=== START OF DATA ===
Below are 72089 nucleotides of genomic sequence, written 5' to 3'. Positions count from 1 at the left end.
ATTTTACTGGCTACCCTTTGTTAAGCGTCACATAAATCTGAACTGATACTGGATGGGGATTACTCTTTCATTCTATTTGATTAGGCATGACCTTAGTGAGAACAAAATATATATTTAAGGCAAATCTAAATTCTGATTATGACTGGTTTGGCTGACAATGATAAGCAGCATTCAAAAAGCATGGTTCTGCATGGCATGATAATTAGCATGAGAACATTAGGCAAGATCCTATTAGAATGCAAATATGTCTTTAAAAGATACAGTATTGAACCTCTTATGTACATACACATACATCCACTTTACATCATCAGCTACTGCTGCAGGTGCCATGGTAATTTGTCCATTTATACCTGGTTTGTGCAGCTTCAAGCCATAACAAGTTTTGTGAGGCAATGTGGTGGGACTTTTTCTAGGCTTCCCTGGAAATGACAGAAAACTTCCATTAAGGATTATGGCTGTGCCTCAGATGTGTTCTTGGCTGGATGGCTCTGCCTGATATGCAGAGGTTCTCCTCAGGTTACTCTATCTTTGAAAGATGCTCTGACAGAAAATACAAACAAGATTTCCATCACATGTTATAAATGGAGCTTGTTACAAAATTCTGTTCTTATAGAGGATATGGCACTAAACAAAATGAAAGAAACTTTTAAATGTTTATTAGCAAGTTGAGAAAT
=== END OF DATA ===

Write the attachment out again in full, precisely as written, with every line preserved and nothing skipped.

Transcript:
Below are 72089 nucleotides of genomic sequence, written 5' to 3'. Positions count from 1 at the left end.
ATTTTACTGGCTACCCTTTGTTAAGCGTCACATAAATCTGAACTGATACTGGATGGGGATTACTCTTTCATTCTATTTGATTAGGCATGACCTTAGTGAGAACAAAATATATATTTAAGGCAAATCTAAATTCTGATTATGACTGGTTTGGCTGACAATGATAAGCAGCATTCAAAAAGCATGGTTCTGCATGGCATGATAATTAGCATGAGAACATTAGGCAAGATCCTATTAGAATGCAAATATGTCTTTAAAAGATACAGTATTGAACCTCTTATGTACATACACATACATCCACTTTACATCATCAGCTACTGCTGCAGGTGCCATGGTAATTTGTCCATTTATACCTGGTTTGTGCAGCTTCAAGCCATAACAAGTTTTGTGAGGCAATGTGGTGGGACTTTTTCTAGGCTTCCCTGGAAATGACAGAAAACTTCCATTAAGGATTATGGCTGTGCCTCAGATGTGTTCTTGGCTGGATGGCTCTGCCTGATATGCAGAGGTTCTCCTCAGGTTACTCTATCTTTGAAAGATGCTCTGACAGAAAATACAAACAAGATTTCCATCACATGTTATAAATGGAGCTTGTTACAAAATTCTGTTCTTATAGAGGATATGGCACTAAACAAAATGAAAGAAACTTTTAAATGTTTATTAGCAAGTTGAGAAAT